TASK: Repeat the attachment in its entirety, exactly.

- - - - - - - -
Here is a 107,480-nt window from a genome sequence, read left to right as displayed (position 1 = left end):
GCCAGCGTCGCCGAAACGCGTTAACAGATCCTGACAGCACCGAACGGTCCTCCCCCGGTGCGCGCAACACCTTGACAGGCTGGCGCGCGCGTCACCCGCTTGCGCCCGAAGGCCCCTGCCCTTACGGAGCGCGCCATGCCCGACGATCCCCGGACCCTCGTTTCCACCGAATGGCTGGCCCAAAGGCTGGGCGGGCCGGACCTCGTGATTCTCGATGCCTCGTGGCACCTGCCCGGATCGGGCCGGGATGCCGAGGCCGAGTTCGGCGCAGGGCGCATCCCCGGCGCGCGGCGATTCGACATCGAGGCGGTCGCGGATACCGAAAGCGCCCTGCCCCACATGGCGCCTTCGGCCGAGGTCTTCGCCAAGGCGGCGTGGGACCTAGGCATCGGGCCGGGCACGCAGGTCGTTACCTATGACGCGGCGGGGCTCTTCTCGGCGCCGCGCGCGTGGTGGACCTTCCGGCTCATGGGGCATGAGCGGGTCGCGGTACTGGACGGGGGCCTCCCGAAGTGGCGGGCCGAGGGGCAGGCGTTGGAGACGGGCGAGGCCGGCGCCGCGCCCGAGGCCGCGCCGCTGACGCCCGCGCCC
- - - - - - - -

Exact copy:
Here is a 107,480-nt window from a genome sequence, read left to right as displayed (position 1 = left end):
GCCAGCGTCGCCGAAACGCGTTAACAGATCCTGACAGCACCGAACGGTCCTCCCCCGGTGCGCGCAACACCTTGACAGGCTGGCGCGCGCGTCACCCGCTTGCGCCCGAAGGCCCCTGCCCTTACGGAGCGCGCCATGCCCGACGATCCCCGGACCCTCGTTTCCACCGAATGGCTGGCCCAAAGGCTGGGCGGGCCGGACCTCGTGATTCTCGATGCCTCGTGGCACCTGCCCGGATCGGGCCGGGATGCCGAGGCCGAGTTCGGCGCAGGGCGCATCCCCGGCGCGCGGCGATTCGACATCGAGGCGGTCGCGGATACCGAAAGCGCCCTGCCCCACATGGCGCCTTCGGCCGAGGTCTTCGCCAAGGCGGCGTGGGACCTAGGCATCGGGCCGGGCACGCAGGTCGTTACCTATGACGCGGCGGGGCTCTTCTCGGCGCCGCGCGCGTGGTGGACCTTCCGGCTCATGGGGCATGAGCGGGTCGCGGTACTGGACGGGGGCCTCCCGAAGTGGCGGGCCGAGGGGCAGGCGTTGGAGACGGGCGAGGCCGGCGCCGCGCCCGAGGCCGCGCCGCTGACGCCCGCGCCC